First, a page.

The New John Gill Exposition of the Entire BibleEzekiel 8:14
Then he brought me to the door of the gate of the Lord's
house, which [was] towards the north…
By "the Lord's house" no
doubt is meant the temple, which the Targum here calls the house of the
sanctuary of the Lord; that gate of the temple (for the temple had
several gates) which was to the north was the gate called Teri or Tedi,
and was very little used F25. In this part of the temple were the
sacrifices offered; and therefore it was the greater abomination to
commit idolatry where the Lord was more solemnly worshipped:
and, behold, there sat women weeping for Tammuz:
they were not in the
court of the women, where they should have been; but at the northern
gate, near the place of sacrifice; and they were sitting there, which
none but the kings of the house of Judah, and of the family of David,
were allowed in the temple F26; but, what was the greatest abomination,
they were weeping for Tammuz. Jarchi says this was an image, which they
heated inwardly, and its eyes were of lead; and these being melted with
the heat, it seemed to weep; wherefore (the women) said, it asks for an
offering: but not the idol, but the women, wept. Kimchi relates various
interpretations of it;
``some (he says) expound it by an antiphrasis, "making Tammuz
glad"; in the month of Tammuz they made a feast to the idol,
and the women came to make him glad: others say, that with
great diligence they brought water to the eyes of the idol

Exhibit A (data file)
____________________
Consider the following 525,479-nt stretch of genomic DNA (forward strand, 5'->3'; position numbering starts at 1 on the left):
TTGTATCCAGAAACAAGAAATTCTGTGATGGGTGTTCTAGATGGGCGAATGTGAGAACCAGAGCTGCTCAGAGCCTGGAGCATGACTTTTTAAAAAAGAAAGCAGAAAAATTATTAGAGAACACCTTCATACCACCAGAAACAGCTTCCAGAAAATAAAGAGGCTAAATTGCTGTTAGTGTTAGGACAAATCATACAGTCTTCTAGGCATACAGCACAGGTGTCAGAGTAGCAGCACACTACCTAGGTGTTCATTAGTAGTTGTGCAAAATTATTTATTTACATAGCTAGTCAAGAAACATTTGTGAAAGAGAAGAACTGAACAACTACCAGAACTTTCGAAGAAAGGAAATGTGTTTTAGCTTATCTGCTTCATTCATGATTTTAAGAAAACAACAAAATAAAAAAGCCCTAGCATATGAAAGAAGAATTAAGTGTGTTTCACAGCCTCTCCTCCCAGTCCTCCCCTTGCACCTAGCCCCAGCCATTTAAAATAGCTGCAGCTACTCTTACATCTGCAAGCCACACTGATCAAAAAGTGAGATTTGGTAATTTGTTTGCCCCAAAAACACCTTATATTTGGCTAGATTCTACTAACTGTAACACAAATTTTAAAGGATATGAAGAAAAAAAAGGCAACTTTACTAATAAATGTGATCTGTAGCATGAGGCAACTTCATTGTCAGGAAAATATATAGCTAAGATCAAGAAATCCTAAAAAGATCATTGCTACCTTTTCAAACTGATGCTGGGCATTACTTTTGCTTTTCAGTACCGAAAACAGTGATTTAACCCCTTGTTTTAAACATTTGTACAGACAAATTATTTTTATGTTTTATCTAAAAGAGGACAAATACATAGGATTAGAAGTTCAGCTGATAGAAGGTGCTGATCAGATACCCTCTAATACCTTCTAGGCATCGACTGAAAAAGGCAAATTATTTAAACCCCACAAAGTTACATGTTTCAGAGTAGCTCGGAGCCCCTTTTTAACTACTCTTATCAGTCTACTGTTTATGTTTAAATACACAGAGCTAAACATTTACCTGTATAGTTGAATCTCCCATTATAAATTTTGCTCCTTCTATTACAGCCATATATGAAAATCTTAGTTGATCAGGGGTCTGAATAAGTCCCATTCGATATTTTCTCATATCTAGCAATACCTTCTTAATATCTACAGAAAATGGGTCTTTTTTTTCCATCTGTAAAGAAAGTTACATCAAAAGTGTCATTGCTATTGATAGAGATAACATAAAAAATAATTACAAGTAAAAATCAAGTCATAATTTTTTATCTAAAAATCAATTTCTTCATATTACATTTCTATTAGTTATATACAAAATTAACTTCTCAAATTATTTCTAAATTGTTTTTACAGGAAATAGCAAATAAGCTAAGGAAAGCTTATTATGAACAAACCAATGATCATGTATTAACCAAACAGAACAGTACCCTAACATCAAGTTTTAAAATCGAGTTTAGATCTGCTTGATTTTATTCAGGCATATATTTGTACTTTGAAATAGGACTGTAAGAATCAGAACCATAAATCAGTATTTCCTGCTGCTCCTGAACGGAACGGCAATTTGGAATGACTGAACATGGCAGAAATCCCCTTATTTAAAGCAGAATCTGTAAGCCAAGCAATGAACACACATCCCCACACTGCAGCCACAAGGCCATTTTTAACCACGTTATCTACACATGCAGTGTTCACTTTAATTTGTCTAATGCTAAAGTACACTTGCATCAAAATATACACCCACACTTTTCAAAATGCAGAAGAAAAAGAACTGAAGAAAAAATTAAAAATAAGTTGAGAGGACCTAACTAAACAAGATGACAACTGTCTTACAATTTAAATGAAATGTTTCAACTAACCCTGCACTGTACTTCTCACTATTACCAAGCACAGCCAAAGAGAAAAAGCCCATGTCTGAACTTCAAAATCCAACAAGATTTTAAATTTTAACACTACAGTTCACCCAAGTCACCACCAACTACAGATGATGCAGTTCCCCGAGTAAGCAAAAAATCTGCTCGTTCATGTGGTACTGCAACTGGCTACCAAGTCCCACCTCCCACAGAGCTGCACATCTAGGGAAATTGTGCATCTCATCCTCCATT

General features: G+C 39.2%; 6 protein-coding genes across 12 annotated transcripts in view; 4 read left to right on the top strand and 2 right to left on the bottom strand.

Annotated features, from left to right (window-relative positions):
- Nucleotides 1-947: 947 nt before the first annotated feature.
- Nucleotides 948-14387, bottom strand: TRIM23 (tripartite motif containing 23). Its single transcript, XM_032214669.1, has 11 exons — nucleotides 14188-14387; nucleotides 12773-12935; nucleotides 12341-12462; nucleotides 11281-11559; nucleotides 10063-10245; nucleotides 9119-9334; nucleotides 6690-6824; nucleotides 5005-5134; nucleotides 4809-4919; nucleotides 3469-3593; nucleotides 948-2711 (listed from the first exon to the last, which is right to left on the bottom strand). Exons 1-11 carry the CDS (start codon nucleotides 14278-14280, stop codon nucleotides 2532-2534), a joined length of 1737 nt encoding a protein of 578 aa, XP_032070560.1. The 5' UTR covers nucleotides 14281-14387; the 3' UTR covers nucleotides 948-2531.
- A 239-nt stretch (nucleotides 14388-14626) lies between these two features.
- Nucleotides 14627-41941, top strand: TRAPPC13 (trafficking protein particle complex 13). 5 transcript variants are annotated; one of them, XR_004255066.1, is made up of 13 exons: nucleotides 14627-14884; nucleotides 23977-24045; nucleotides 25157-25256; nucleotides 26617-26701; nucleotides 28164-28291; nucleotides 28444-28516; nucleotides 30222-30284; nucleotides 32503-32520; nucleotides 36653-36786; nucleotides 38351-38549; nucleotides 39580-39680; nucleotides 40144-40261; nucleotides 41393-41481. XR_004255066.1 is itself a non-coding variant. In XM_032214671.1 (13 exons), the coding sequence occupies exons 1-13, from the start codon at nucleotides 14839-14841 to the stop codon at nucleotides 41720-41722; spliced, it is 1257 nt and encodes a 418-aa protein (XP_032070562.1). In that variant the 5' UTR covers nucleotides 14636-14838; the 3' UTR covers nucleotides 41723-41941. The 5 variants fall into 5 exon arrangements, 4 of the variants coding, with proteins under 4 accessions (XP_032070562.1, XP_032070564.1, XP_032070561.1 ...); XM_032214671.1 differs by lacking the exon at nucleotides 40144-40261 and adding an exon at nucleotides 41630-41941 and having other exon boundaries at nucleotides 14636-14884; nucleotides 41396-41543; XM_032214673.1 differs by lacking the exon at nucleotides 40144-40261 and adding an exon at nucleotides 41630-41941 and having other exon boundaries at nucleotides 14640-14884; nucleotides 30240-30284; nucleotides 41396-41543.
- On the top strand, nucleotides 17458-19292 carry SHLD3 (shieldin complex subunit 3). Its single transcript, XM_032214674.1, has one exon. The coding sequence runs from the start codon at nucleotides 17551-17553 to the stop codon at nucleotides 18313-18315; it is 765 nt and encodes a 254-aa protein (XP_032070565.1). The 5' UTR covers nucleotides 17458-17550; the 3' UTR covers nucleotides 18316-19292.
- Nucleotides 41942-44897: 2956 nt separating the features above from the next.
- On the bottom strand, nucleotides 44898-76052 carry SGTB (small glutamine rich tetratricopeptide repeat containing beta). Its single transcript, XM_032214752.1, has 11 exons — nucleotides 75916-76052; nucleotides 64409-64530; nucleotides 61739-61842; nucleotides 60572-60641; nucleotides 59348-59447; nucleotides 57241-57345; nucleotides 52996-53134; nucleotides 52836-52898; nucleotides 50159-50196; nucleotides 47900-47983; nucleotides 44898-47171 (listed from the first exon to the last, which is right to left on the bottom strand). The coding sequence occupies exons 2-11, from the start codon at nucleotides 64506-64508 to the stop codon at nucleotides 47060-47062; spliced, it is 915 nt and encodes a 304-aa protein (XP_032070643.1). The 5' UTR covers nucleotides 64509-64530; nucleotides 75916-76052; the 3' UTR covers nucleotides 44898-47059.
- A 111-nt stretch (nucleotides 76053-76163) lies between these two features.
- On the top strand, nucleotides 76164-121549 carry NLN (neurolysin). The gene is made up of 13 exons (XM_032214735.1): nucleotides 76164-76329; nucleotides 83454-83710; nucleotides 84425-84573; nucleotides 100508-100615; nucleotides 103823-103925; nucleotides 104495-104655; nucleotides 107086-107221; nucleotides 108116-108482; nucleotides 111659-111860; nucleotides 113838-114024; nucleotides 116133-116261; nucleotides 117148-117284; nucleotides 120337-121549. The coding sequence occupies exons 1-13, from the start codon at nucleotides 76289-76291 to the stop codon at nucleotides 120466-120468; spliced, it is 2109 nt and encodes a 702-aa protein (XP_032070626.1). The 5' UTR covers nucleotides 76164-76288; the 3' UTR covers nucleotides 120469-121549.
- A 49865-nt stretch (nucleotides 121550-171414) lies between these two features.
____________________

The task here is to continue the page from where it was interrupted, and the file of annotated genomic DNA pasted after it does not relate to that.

called Tammuz, and it wept; signifying that it desired they
would worship it: others interpret the word Tammuz as
signifying "burnt"; (from the words in (Daniel 3:19) ; (anwtal azml) ,
"to heat the furnace";) as if should say, they wept for him,
because he was for they burnt their sons and daughters in the
fire, and the women wept for them. He further observes, that
Maimonides F1 writes, that he found written in one of the
books of the ancient idolaters, that there was a man of the
idolatrous prophets, whose name was Tammuz; who called to a
certain king, and commanded him to worship the seven stars,
and the twelve signs of the zodiac, for which the king put
him to a violent death; and, the same night he died, all the
images from the ends of the earth gathered together to the
temple of Babylon, to a golden image which was the image of
the sun; and this image was hanging between the heavens and
the earth, and it fell into the midst of the temple, and so
all the images round about it; and it declared unto them what
had happened to Tammuz the prophet; and all the images wept
and lamented all that night; and when it was morning, they
all fled to their temples at the ends of the earth; and this
became an everlasting statute to them, that at the beginning
of the first day of the month Tammuz, every year, they lament
and weeps for Tammuz; and there are others that expound
Tammuz the name of a beast which they worship;''
but, leaving these interpretations, Tammuz was either the Adonis of the
Grecians; and so the Vulgate Latin version renders it Adonis; who was a
young man beloved by Venus, and, being killed by a boar, his death was
lamented by her; and, in respect to the goddess, an anniversary